Tsai is the 2020 recipient of the John McCain Award for Leadership in the Public Service, the Halifax International Security Forum (HFX) announced on Monday evening. Although now independent, the Washington DC-based International Security Forum was founded by the Canadian government and receives significant funding from Ottawa.
This year’s award is the second in a row that Beijing will likely displease, after the 2019 award went to the people of Hong Kong “for their courageous fight for their rights in the face of oppression from the Chinese government.” Beijing sees autonomous and democratic Taiwan as part of its territory, and Tsai is a figure of disgust in the Chinese state media.
Ottawa had previously been forced to deny reports that it had tried to block the awarding of the award to Tsai, after Politico, a media partner of HFX, reported in April that ministers had threatened to withdraw funds if the leader Taiwanese was chosen.
Speaking to lawmakers later that month, Canadian Defense Minister Harjit Sajjan said the reports were “absolutely false.” Sajjan said HFX was fully independent, and added that he had “authorized funding for (the forum) twice last year”.
Following the controversy, Canadian lawmakers unanimously voted for a non-binding motion urging the government to continue funding the award, saying Tsai “is a well-respected international leader, Taiwan’s first female president and a ardent global defender of democracy. .. she would certainly be the perfect fit for this price. ”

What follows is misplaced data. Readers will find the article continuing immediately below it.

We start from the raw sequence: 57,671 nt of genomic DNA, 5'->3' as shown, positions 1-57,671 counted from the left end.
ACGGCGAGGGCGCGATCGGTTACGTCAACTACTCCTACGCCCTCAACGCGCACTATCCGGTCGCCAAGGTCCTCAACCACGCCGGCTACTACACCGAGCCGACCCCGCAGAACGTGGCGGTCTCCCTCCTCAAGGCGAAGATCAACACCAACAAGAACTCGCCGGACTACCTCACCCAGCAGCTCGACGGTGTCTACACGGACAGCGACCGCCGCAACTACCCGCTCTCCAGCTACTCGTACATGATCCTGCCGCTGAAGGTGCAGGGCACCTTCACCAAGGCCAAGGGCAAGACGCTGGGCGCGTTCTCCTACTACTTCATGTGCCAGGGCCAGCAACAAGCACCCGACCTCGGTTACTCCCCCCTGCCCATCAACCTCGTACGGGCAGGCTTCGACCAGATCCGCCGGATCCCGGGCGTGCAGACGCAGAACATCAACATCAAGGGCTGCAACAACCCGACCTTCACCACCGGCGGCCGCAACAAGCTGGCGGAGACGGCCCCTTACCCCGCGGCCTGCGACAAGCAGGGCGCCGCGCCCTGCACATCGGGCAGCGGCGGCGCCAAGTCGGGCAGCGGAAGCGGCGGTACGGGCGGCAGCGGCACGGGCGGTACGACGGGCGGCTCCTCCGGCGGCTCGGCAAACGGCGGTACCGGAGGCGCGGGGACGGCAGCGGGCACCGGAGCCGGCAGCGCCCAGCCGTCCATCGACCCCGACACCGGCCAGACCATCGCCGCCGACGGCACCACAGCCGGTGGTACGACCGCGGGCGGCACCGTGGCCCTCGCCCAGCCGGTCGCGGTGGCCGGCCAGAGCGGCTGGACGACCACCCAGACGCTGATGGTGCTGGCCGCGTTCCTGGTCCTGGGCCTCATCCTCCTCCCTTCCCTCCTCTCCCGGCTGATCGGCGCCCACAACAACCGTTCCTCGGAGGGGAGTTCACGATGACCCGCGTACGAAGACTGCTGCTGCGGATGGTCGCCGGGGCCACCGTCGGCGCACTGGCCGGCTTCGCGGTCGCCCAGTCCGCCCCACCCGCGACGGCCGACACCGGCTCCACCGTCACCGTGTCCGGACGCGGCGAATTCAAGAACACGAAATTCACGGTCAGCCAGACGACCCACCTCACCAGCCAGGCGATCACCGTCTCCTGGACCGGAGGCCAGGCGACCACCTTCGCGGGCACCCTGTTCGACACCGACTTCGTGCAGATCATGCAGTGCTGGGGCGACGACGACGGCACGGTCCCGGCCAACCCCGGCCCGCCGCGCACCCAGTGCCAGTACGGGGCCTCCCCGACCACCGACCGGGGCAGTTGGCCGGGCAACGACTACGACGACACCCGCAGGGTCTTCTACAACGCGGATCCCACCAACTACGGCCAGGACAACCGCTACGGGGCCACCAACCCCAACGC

Responding to the vote, Chinese Foreign Ministry spokesman Zhao Lijian said Beijing “deplores and rejects the bad Taiwan motion passed by the Canadian House of Commons.”
“Canada should recognize that the Taiwan issue is extremely sensitive, treat Taiwan-related issues cautiously and correctly, and avoid further undermining bilateral relations,” Zhao said.
It was the second motion in months that put the Canadian government in an awkward position with China, after parliament voted in February to declare the situation in Xinjiang – where Beijing has been accused of detaining millions of Uyghurs and other ethnic minorities – a “genocide.”
Relations between Ottawa and Beijing have collapsed in recent years, following the 2018 arrest in Vancouver of Huawei executive Meng Wanzhou, who is currently fighting extradition to the United States, where she is wanted. for allegedly violating sanctions against Iran.
Following Meng’s arrest, two Canadians – Michael Kovrig and Michael Spavor – were detained in China and then charged with espionage. The pair were ultimately tried in March, in separate closed-door hearings that have been widely denounced by Western governments.
The government of Canadian Prime Minister Justin Trudeau has come under heavy criticism for its inability to help the two men, with many lawmakers pushing Ottawa to take a more aggressive stance towards China.
In March, Beijing sanctioned a number of Canadians, including Conservative MP and shadow foreign minister Michael Chong, for spreading what it called “rumors and misinformation” about Xinjiang. Chong described
its designation as a “badge of honor” and declared that Canadians have a “duty” to speak out against Beijing over the repression in Hong Kong and the “genocide” in Xinjiang.